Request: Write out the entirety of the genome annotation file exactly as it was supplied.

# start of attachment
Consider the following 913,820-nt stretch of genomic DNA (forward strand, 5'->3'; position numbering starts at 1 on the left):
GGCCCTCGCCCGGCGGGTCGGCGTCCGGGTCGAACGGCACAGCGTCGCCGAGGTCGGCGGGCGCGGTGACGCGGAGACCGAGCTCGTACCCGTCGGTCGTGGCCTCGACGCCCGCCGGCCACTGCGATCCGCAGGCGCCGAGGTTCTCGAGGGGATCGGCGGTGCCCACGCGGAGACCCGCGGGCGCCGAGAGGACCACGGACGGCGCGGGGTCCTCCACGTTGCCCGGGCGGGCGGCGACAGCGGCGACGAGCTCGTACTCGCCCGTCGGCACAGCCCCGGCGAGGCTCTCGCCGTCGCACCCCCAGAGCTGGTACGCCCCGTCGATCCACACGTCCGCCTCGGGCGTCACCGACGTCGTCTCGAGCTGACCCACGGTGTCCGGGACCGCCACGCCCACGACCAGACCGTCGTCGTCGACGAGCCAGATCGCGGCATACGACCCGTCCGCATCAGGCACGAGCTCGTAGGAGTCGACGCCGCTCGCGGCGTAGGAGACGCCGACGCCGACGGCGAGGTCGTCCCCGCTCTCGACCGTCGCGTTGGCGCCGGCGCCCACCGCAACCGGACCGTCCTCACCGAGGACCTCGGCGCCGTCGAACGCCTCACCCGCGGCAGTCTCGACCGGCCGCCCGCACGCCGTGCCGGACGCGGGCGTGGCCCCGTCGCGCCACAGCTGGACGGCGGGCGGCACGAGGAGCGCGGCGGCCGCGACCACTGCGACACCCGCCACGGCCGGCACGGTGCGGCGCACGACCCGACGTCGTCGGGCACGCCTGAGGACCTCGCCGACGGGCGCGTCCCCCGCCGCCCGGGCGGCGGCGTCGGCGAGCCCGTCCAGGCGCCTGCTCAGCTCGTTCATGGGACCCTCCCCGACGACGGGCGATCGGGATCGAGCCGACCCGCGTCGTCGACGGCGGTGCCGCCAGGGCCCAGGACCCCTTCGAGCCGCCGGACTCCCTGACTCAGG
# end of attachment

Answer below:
Consider the following 913,820-nt stretch of genomic DNA (forward strand, 5'->3'; position numbering starts at 1 on the left):
GGCCCTCGCCCGGCGGGTCGGCGTCCGGGTCGAACGGCACAGCGTCGCCGAGGTCGGCGGGCGCGGTGACGCGGAGACCGAGCTCGTACCCGTCGGTCGTGGCCTCGACGCCCGCCGGCCACTGCGATCCGCAGGCGCCGAGGTTCTCGAGGGGATCGGCGGTGCCCACGCGGAGACCCGCGGGCGCCGAGAGGACCACGGACGGCGCGGGGTCCTCCACGTTGCCCGGGCGGGCGGCGACAGCGGCGACGAGCTCGTACTCGCCCGTCGGCACAGCCCCGGCGAGGCTCTCGCCGTCGCACCCCCAGAGCTGGTACGCCCCGTCGATCCACACGTCCGCCTCGGGCGTCACCGACGTCGTCTCGAGCTGACCCACGGTGTCCGGGACCGCCACGCCCACGACCAGACCGTCGTCGTCGACGAGCCAGATCGCGGCATACGACCCGTCCGCATCAGGCACGAGCTCGTAGGAGTCGACGCCGCTCGCGGCGTAGGAGACGCCGACGCCGACGGCGAGGTCGTCCCCGCTCTCGACCGTCGCGTTGGCGCCGGCGCCCACCGCAACCGGACCGTCCTCACCGAGGACCTCGGCGCCGTCGAACGCCTCACCCGCGGCAGTCTCGACCGGCCGCCCGCACGCCGTGCCGGACGCGGGCGTGGCCCCGTCGCGCCACAGCTGGACGGCGGGCGGCACGAGGAGCGCGGCGGCCGCGACCACTGCGACACCCGCCACGGCCGGCACGGTGCGGCGCACGACCCGACGTCGTCGGGCACGCCTGAGGACCTCGCCGACGGGCGCGTCCCCCGCCGCCCGGGCGGCGGCGTCGGCGAGCCCGTCCAGGCGCCTGCTCAGCTCGTTCATGGGACCCTCCCCGACGACGGGCGATCGGGATCGAGCCGACCCGCGTCGTCGACGGCGGTGCCGCCAGGGCCCAGGACCCCTTCGAGCCGCCGGACTCCCTGACTCAGG